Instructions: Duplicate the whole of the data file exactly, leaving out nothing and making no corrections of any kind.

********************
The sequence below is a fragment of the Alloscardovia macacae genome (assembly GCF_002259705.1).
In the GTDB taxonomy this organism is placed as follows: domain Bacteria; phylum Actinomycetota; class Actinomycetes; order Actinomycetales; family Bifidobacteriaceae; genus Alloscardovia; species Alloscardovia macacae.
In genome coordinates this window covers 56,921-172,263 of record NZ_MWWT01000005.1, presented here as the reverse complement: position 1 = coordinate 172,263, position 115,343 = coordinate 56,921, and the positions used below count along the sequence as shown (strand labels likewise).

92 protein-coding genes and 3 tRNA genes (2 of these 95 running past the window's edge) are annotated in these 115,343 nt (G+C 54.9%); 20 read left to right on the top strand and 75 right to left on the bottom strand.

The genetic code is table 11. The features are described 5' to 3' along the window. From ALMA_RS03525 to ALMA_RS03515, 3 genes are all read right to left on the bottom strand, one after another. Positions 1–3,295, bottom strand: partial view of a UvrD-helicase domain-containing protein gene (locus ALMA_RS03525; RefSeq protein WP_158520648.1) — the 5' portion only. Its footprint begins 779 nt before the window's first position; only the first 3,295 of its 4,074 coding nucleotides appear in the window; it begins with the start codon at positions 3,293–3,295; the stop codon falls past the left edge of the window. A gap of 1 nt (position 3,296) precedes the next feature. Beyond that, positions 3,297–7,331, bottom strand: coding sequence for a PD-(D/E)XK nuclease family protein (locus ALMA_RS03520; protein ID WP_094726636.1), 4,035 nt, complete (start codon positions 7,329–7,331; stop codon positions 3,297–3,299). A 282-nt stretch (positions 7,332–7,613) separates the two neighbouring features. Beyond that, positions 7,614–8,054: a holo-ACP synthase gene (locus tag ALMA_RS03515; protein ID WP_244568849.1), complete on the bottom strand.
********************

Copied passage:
The sequence below is a fragment of the Alloscardovia macacae genome (assembly GCF_002259705.1).
In the GTDB taxonomy this organism is placed as follows: domain Bacteria; phylum Actinomycetota; class Actinomycetes; order Actinomycetales; family Bifidobacteriaceae; genus Alloscardovia; species Alloscardovia macacae.
In genome coordinates this window covers 56,921-172,263 of record NZ_MWWT01000005.1, presented here as the reverse complement: position 1 = coordinate 172,263, position 115,343 = coordinate 56,921, and the positions used below count along the sequence as shown (strand labels likewise).

92 protein-coding genes and 3 tRNA genes (2 of these 95 running past the window's edge) are annotated in these 115,343 nt (G+C 54.9%); 20 read left to right on the top strand and 75 right to left on the bottom strand.

The genetic code is table 11. The features are described 5' to 3' along the window. From ALMA_RS03525 to ALMA_RS03515, 3 genes are all read right to left on the bottom strand, one after another. Positions 1–3,295, bottom strand: partial view of a UvrD-helicase domain-containing protein gene (locus ALMA_RS03525; RefSeq protein WP_158520648.1) — the 5' portion only. Its footprint begins 779 nt before the window's first position; only the first 3,295 of its 4,074 coding nucleotides appear in the window; it begins with the start codon at positions 3,293–3,295; the stop codon falls past the left edge of the window. A gap of 1 nt (position 3,296) precedes the next feature. Beyond that, positions 3,297–7,331, bottom strand: coding sequence for a PD-(D/E)XK nuclease family protein (locus ALMA_RS03520; protein ID WP_094726636.1), 4,035 nt, complete (start codon positions 7,329–7,331; stop codon positions 3,297–3,299). A 282-nt stretch (positions 7,332–7,613) separates the two neighbouring features. Beyond that, positions 7,614–8,054: a holo-ACP synthase gene (locus tag ALMA_RS03515; protein ID WP_244568849.1), complete on the bottom strand.